I have a phobia of flour and butter. It’s not them, it’s me. Patisserie fails to be my forte. But one woman’s ability to botch a long practiced culinary craft is another woman’s thriving virtue. Take a young lady, Sarah O’Brien, add a rolling pin from her grandmother, combine this with a young lad, Deon Kay, worldly travels, and a food fling in Paris. Bake for a few years and out the oven comes The Little Tart Bakeshop.
Last year I noticed that the East Atlanta Village Farmers’ Market had mushroomed into many new vendors, including one displaying gorgeous pastries, tartlets, and other oven delights. Finally! A home industry! I no longer had to wait for my family visits to South Africa for my fix of free range egg golden quiches and ‘to die for’ buttery croissants. A taste of home is here… food is loaded with sentimentality.
I see this in Sarah. Her daily pastry-making is a sentiment to her grandmother. When asked about her grandmother sharing her art of all things patisserie to her little granddaughter, the expression in her eyes changes. It’s subtle, but she looks away quickly before returning her gaze to mine to respond. This is my first acquaintance with Sarah, but I sense that her grandmother means the world to her.
Her business partner, Deon, originates from South Africa. Apparently she made him listen to my voicemail. He picked up my accent immediately. While she cuts the butter into the flour, his alchemy is the fluffy egg and delicate fruit fillings for the quiches and tarts. Did I mention that Sarah and Deon fell in love while loving all things food? They met at Brown University. She was studying French, and he was examining English. Their love flourished under unlikely circumstances… serving food to fellow students to scrape up some pocket change. After graduation, travels abroad beckoned so they packed their bags and indulged in the sites, sounds and flavors of France, Italy, South Africa and several other countries. Although she fondly recalls delicious grenadilla ‘lollies’ on the magnificent Cape Town beaches, it was really Paris’s fault. Without realizing this at first, Paris entertained her destiny to flour and butter. On their return to the U.S., the couple began to consider artisan dough to make the dough.
On my arrival to the store, Sarah was tending to milk deliveries from a local farmer. The couple believe in local farmers and their fare. They support the likes of Love is Love, Crystal Organic Farm and the Johnson Family Farm to name a few. After their worldly adventures, and while acquiring masters degrees in Iowa, Sara and Deon’s appreciation for local food was cemented. She conducted a photo essay on farms, while Deon was exploring the magic of film-making. Their farm explorations heightened their awareness of sound and happily raised and grown food.
So the vegetarian couple bought a whole pig. The local pig farmer asked how they wanted to processed. Huh? The sheer scarcity of this question forced them to research pigs and pork cuts. Sarah’s parents were the fortunate recipients of a ham that Christmas. It was the best ham they had eaten… a light bulb went off. The beauty of local food is knowing the farmers, tracing food to its sources, experiencing the deliciousness of fare less travelled, and accepting that it can be a learning curve. Oh, and if you’re vegetarian with a carnivorous craving, all of these attributes serve as justification to gnawing some meat!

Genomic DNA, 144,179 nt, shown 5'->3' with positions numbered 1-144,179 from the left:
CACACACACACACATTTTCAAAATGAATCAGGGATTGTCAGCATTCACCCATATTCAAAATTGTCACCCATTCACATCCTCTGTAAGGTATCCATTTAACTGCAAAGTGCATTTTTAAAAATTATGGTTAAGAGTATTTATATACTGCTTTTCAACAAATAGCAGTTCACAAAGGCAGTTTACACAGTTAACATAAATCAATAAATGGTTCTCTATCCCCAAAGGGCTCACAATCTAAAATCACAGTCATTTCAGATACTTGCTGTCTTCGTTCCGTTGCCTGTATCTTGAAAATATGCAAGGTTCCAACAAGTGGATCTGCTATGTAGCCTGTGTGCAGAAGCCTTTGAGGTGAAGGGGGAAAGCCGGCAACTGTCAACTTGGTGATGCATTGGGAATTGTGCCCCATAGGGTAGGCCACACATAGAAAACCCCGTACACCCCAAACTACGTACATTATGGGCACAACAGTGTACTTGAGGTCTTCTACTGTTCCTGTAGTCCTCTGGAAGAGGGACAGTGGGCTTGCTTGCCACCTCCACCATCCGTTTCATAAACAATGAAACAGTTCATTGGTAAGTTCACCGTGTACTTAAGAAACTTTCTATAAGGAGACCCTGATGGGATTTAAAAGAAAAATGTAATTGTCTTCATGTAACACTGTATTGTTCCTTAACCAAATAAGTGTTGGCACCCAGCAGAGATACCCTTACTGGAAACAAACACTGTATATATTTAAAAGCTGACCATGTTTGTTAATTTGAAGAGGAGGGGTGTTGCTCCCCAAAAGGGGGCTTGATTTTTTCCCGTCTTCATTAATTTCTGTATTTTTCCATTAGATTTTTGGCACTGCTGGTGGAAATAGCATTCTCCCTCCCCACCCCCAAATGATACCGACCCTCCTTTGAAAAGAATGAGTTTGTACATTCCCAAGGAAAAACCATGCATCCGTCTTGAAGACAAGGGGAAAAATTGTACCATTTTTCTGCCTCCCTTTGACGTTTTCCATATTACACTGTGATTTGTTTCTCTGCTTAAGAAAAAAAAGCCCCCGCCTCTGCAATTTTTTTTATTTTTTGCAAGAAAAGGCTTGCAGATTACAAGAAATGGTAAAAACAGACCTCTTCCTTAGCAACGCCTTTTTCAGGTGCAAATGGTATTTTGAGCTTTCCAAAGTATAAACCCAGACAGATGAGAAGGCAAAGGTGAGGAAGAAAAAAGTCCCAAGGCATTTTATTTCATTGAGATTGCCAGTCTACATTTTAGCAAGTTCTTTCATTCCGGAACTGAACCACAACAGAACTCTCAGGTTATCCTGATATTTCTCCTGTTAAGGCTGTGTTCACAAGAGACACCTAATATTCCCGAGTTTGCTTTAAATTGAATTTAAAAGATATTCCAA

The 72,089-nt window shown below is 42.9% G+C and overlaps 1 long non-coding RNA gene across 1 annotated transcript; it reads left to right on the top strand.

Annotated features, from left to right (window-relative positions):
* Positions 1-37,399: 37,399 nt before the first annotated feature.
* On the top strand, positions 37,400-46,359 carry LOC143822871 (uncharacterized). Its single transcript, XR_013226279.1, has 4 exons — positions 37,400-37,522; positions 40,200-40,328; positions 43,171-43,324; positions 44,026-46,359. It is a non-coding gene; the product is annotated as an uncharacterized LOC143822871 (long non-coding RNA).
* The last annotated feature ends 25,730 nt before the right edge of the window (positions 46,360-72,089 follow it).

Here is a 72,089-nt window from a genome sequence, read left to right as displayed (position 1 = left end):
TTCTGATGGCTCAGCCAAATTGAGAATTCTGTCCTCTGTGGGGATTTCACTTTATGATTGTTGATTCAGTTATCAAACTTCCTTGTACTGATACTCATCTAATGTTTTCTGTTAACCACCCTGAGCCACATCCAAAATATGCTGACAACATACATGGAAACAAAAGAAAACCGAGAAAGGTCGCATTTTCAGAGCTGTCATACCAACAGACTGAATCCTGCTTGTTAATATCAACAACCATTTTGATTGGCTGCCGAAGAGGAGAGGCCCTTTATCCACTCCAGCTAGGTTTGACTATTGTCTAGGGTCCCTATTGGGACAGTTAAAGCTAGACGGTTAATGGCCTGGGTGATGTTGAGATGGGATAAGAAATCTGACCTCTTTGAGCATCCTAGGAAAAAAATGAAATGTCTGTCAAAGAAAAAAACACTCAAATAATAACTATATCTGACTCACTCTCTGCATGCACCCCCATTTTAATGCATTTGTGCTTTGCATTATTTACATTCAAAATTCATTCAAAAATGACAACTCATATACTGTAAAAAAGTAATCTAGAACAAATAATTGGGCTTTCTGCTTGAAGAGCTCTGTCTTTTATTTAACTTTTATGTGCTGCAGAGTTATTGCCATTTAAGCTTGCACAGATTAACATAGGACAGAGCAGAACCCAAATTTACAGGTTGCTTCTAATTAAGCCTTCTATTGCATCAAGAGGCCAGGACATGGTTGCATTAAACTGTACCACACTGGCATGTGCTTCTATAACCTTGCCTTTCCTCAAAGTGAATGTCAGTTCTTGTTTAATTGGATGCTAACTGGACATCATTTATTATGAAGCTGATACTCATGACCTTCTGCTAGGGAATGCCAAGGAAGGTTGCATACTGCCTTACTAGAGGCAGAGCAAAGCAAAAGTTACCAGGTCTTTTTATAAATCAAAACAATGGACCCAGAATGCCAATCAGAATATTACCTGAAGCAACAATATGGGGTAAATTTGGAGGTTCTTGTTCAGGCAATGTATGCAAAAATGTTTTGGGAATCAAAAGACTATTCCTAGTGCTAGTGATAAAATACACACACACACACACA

Supporting local? How about pumpkin or butternut squash quiche in the fall? Absolutely! Peach tarts in the late summer? Why not? Their creativity mirrors the seasons. Compared to Ohio and Iowa, Georgia offers a longer growing season, which is one reason why Atlanta became the natural choice for their venture. In 2009, a new farmers’ market was seeking vendors. The Little Tart Bakeshop had its break at the East Lake Farmers’ Market. Sarah attributes their initial success to this market and Emory Farmers’ Market. Before they knew it, they were on the Atlanta farmers’ market circuit. Less than three years later, they opened the store. Customers come and go, and with them a couple of tarts, a cookie or two and a pastry leave destined for fortunate bellies.
Sarah’s daily morning ritual is a cappuccino and croissant. She is tiny, her funky blue head scarf reminiscent of the woman in the ‘We can do it’ vintage poster. Dynamite really comes in small packages. I divulge that I’m actually a registered dietitian with a weakness for baked goodies. Calm down folks… it’s not about ‘Can’t have’. Just have it, savor it, and moderate it.
So, parting wisdom for the perfect golden, buttery, flaky…(throw in your own adjective here) pastry? Simple. Pastry dough loves little chunks of butter and doesn’t like to be overworked. Ok, sounds lovely Sarah, but I think I’ll just help myself to one of yours.
Jess Avasthi, Real Time Food Warrior, Winter 2012
Keeping Food Real